Thursday, June 17, 2010

Real Yield Infection (Musical Tributes)



Not dead yet!

I've been predicting the death of real yields since 2004. I felt that the era of making money off of money would be coming to an end, much as it did in the 1970s.

That said, real yields are very low and I am currently deflationary. They could spike up like they did in late 2008. They could also spike up for other reasons. For example, the US could simply offer too much debt and find a lack of demand. If so, I offer an alternative musical tribute for that possible outcome. That's right! Two musical tributes for the price of none! Woohoo!

Source Data:
I-Bond Rates
FRB: Selected Interest Rates


Stagflationary Mark said...

Here's something to think about when looking at the charts above.

Current Rates

I-Bond: 0.2%
5-Year TIPS: 0.33%
7-Year TIPS: 0.74%
10-Year TIPS: 1.22%
20-Year TIPS: 1.65%
30-Year TIPS: 1.73%

EconomicDisconnect said...

Surely this is a sign of long term growth, yes?


I find myself as confused and bemused as 2007; everything is staring everyone in the face that all is not well and about to get really bad and nobody could give a crap. Just unreal really.

Stagflationary Mark said...


Do NOT drink something with high alcohol content while reading the following then. You are likely to spray it out your nose and feel enormous pain.

Stocks eke out gain after downbeat economic data

"I think we're starting to see a change in psychology," Orlando said. "We're beginning to ignore bad news and focusing on the bigger, better long term picture, and that's encouraging."

The bigger, better long term picture? What the @#$% is he smoking? I want some. Hahaha!

EconomicDisconnect said...

I am working on a post right now about clowns like that. At what point DID they ever do anything but ignore bad news? What a joke.

Stagflationary Mark said...


November 29, 2005

GWEN IFILL: Was there ever such a thing as a housing bubble?

DAVID LEREAH: I don't like to use the word "bubble" because bubbles burst.


GWEN IFILL: Is there an incentive to stay and see what happens next, stay put and see what happens next?

DAVID LEREAH: There's always some fence sitters. If you sit on the fence and do nothing, that's a gamble in itself because if you do nothing and rates continue to go up, you lost because now you're going to have higher monthly payment s with the next loan.


I've been fence sitting since 2004! Lovin' it!

EconomicDisconnect said...

Lereah can sit and spin on a fence post for all I care; that guy should run for president.

Stagflationary Mark said...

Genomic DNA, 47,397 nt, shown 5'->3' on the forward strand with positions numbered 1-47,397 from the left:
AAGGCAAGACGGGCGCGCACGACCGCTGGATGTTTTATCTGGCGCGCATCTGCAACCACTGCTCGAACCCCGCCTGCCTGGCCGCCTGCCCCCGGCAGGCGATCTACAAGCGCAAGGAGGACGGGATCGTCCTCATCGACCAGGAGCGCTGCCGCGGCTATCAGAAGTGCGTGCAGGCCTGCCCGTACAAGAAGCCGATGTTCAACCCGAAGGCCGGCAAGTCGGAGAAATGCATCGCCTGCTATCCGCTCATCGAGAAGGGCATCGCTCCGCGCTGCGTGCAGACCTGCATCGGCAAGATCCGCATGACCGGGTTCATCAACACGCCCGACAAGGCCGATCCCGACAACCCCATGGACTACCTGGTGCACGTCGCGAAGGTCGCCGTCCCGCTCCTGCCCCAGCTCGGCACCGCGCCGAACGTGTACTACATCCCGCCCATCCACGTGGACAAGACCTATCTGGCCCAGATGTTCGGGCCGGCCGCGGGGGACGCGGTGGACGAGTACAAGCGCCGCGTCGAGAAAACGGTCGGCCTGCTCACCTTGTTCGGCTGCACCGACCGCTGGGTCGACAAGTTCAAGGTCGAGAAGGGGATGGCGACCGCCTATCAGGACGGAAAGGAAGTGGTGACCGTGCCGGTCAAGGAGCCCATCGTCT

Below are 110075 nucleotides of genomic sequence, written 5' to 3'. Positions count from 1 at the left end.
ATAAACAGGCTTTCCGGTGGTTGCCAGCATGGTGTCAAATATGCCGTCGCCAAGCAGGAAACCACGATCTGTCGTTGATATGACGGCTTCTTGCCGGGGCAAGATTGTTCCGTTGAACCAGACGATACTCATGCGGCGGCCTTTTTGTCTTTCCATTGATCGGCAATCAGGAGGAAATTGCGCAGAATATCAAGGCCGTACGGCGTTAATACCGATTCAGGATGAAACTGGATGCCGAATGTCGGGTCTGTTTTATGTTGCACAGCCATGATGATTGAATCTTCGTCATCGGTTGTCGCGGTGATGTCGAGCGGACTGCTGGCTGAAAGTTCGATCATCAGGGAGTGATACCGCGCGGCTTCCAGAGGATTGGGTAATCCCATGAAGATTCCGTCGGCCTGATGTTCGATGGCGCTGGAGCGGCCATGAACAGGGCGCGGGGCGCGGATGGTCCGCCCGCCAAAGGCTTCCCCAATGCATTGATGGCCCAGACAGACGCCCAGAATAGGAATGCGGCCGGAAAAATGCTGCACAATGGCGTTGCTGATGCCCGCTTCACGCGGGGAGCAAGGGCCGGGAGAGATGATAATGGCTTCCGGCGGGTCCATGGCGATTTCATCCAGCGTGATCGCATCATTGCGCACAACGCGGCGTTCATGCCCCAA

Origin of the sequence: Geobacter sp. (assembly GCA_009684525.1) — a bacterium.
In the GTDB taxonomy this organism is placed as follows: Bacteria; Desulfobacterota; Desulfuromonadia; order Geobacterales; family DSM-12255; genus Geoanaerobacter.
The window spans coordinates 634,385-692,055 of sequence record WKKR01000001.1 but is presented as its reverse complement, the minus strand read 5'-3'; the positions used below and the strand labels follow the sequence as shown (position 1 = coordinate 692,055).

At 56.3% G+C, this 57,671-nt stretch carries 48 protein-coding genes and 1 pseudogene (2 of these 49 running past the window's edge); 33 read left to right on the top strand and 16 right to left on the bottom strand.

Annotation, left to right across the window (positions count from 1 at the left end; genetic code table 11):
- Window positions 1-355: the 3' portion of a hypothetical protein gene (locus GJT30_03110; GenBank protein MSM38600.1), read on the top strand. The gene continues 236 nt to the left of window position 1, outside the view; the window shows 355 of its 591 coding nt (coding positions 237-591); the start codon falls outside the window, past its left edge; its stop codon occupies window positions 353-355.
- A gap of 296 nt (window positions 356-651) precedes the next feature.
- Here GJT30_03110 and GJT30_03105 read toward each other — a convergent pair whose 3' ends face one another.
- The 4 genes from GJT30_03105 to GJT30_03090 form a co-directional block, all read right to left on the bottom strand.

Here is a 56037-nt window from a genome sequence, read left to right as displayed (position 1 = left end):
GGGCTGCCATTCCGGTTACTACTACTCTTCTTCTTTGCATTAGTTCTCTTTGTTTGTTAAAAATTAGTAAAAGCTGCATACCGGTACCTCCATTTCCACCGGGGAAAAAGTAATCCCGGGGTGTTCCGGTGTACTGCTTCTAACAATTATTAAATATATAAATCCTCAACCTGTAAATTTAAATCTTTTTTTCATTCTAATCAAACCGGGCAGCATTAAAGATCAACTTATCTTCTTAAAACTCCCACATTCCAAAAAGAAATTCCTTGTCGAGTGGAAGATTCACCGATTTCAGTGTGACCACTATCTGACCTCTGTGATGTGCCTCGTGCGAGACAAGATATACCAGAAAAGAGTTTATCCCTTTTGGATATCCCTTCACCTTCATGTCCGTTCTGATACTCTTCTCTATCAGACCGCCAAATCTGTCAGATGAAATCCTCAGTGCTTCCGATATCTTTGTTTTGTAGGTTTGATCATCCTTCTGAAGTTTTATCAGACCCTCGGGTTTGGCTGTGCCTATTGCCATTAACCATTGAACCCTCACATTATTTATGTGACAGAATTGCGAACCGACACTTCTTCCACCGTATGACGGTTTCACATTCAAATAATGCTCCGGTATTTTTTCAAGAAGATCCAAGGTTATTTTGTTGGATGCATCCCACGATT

We need more Playskool economists. They keep making toys that perfectly describe our long-term economy.

Playskool commercials with Ryan Stiles

Playskool Busy Ball Popper?
Playskool Simon Says Sit & Spin?

Perfect! Hahaha!

EconomicDisconnect said...

I stole your stuff again, I mean I linked it tonight! Good material.

Stagflationary Mark said...


Someone once said that imitation is the sincerest form of flattery. They clearly never met a blogger though.

The sincerest form of flattery these days is the mention of an idea with an appropriate link to the source!

Thanks. :)

Anonymous said...

I'd say we are heading for Japan 2.0. Weak growth and de-leveraging for the next 10 years. Plus deflation.

If we can get through one more year without everything exploding then I would be even more sure.

But its a total gut feeling.

I think Gold is going to fall, too. Zerohedge commenters are like those dudes who thought the internet bubble would continue, or houses can never lose value, etc.

When to short though?

I think Mark is in a good position in that he does not need to increase his wealth too much and is retired (right?)

For me, I'd like to grow some more wealth and I am not retired yet. So, I do think about shorting, etc. I didn't even really know you could short stocks back in 2007-2008.

My last investment strategy was non-USD high dividend payers - 7.5% and up rule of thumb. That worked well until I pussied out last month and took my profits. Now i am back to Cash...missing those divvy payments. I will revisit if we get another decent correction.

Coba Coba

Stagflationary Mark said...

Coba Coba,

You are right that I feel no great need to swing for the fences any longer. It is all about safety to me from here on out.

For what it is worth, I plan for a -2% inflation adjusted growth of my nest egg (sort of like a 1970s situation that never ends).

In theory, that would tap me out in my mid 80s but I'd still have a paid off house worth something (in theory).

Anything more than that is just a bonus.